Political Animal

Blog

April 02, 2013 3:27 PM Bleeding Kansas

By Ed Kilgore

Sometimes I fret that I spend too much time writing about right-wing extremism. But as I have often observed, the radicalization of the conservative movement and the Republican Party is the preeminent political development of our era, and affects absolutely everything. Beyond that, from a sheer aesthetic perspective, the hits just keep coming, and it’s hard to ignore them.

Today’s example comes from the state that is trying very hard to outdo all its many extremist rivals, even those steeped in the toxic cultural waters of my own Deep South: Bleeding Kansas. Here’s a report from Tara Culp-Ressler of ThinkProgress on the Sunflower State’s remorseless effort to enact antichoice legislation so sweeping that it will stand as a bright shining symbol to those everywhere who want to stamp out the very idea of reproductive rights:

The Kansas legislature is advancing an omnibus abortion bill that would, among other things, define life as beginning at conception in the state constitution and place unnecessary restrictions on abortion providers in the state. HB 2253 has already passed the House, and looks poised to gain enough support to sail through the Senate — but only after Republicans rejected several key amendments to soften the measure, including a provision to add exceptions for rape and incest to the state’s existing abortion restrictions. Top Republicans decried those provisions as “little gotcha amendments.”
Senators discussed the bill for more than two hours on Monday. There were several proposed amendments up for debate — a rape and incest exception, a provision ensuring that women won’t be prosecuted for using birth control even if the state officially redefines life with a “personhood” amendment, and a measure to remove HB 2253’s requirement that doctors tell women about a scientifically disputed link between abortion and breast cancer. All of them were rejected.
“These amendments are little gotcha amendments,” Senate Majority Leader Terry Bruce (R) said during the floor debate. “I’m getting a little irritated at it.”

Culp-Ressler emphasizes the rejection of a rape exception, presumably because of the role that issue played during the 2012 elections. But what amazes me is the rejection of immunity from prosecution for use of birth control.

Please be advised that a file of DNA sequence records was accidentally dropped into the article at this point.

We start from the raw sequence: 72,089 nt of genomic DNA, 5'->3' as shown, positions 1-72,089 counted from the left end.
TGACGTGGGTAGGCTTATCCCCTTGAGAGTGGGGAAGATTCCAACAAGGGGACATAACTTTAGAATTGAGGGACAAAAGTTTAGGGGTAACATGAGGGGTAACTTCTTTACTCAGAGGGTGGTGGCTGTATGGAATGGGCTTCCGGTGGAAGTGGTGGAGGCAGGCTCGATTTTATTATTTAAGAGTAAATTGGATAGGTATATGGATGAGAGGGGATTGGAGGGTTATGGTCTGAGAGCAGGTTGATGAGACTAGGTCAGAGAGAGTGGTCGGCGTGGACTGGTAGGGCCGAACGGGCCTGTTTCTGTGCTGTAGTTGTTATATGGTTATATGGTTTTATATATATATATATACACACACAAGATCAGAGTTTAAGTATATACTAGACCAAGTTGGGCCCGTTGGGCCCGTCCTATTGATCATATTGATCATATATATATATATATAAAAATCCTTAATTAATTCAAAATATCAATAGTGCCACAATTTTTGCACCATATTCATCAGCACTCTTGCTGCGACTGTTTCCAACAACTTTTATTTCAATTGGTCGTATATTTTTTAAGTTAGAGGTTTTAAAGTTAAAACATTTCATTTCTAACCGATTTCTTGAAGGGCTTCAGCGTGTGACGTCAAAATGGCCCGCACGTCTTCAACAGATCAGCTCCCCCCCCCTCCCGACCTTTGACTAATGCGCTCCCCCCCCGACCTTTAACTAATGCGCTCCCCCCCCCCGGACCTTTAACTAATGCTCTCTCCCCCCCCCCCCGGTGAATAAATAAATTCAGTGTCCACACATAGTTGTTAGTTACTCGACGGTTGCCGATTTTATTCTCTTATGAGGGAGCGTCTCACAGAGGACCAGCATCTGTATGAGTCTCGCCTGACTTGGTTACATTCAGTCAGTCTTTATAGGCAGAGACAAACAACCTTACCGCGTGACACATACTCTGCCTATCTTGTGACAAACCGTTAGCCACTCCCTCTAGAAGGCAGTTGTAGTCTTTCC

The dirty little secret of “personhood” initiatives is that they would proscribe not only abortions, or “abortion pills,” but IUD’s and “Plan B” contraceptives on grounds that such devices and drugs are actually “abortifacients,” identical morally to murdering an infant. And indeed, some “personhood” folk would ban the routine anti-ovulant “pill” used by many millions of Americans on grounds that it sometimes operates by interfering with the implantation of a fertilized ovum—i.e., a “person”—in the uterine wall.

If regular Republican-voting Americans had any idea of the radical vision underlying such legislation—something straight out of the Handmaid’s Tale, folks—the solons supporting it wouldn’t even last until the next election. So you’d think they’d be extra careful about supporting efforts to ensure that most of the female population of the state of child-bearing age wouldn’t have to worry about being hauled off to the hoosegow and told they needed to get their procreative groove on or put an aspirin between their legs.

But no: Kansas Republicans consider that sort of concession to the twentieth century a “little gotcha amendment” they find irritating.

Maybe it’s just that they know this package of legislation wouldn’t stand a moment of judicial scrutiny, even if Justice Kennedy goes a lot further in his drift towards second-guessing what’s good for women. Maybe they just want to erect a monument to ideology that can never be surpassed, or to distract attention from less frightening provisions (like all those boring medical licensing provisions which actually shut down abortion providers) that might survive a court test.

But I don’t mind paying some special attention to this particular development because for all their movement’s habits of deception and crocodile tears for women, Kansas’ antichoicers are giving us real insight into their idea of a good society.

Ed Kilgore is a contributing writer to the Washington Monthly. He is managing editor for The Democratic Strategist and a senior fellow at the Progressive Policy Institute. Find him on Twitter: @ed_kilgore.

Comments

  • c u n d gulag on April 02, 2013 3:38 PM:

    Here's an idea:
    Let's tell the Republican politicians in Kansas that we'll be ok with prosecuting women for using contraceptives, but only when men are prosecuted for using rubbers.

    And especially those me who ejaculate billions of potential precious babies into their socks while they're jerkin'-their-gherkin trying to look up the skirt of the latest hottie on FOX News.

    BABY KILLERS!!!

    I can hardly wait until the great Charles Pierce brings this up later on in the week, in his 'states as laboratories of democracy' segment.
    Maybe by then, I'll be able to laugh...

  • Crusty the ex-clown on April 02, 2013 3:43 PM:

    I will be interested in their response when it is pointed out to them that ethanol, caffeine and nicotine have all been found to cause miscarriages in otherwise healthy women. In order to be consistent they would have to ban consumption of these by all women of childbearing age.

  • Josef K on April 02, 2013 3:48 PM:

    If regular Republican-voting Americans had any idea of the radical vision underlying such legislation—something straight out of the Handmaid’s Tale, folks—the solons supporting it wouldn’t even last until the next election.

    I half-suspect they already have some idea, and are perfectly fine with it. I only half-suspect this because I'm unconvinced they're actually thinking beyond their own noses.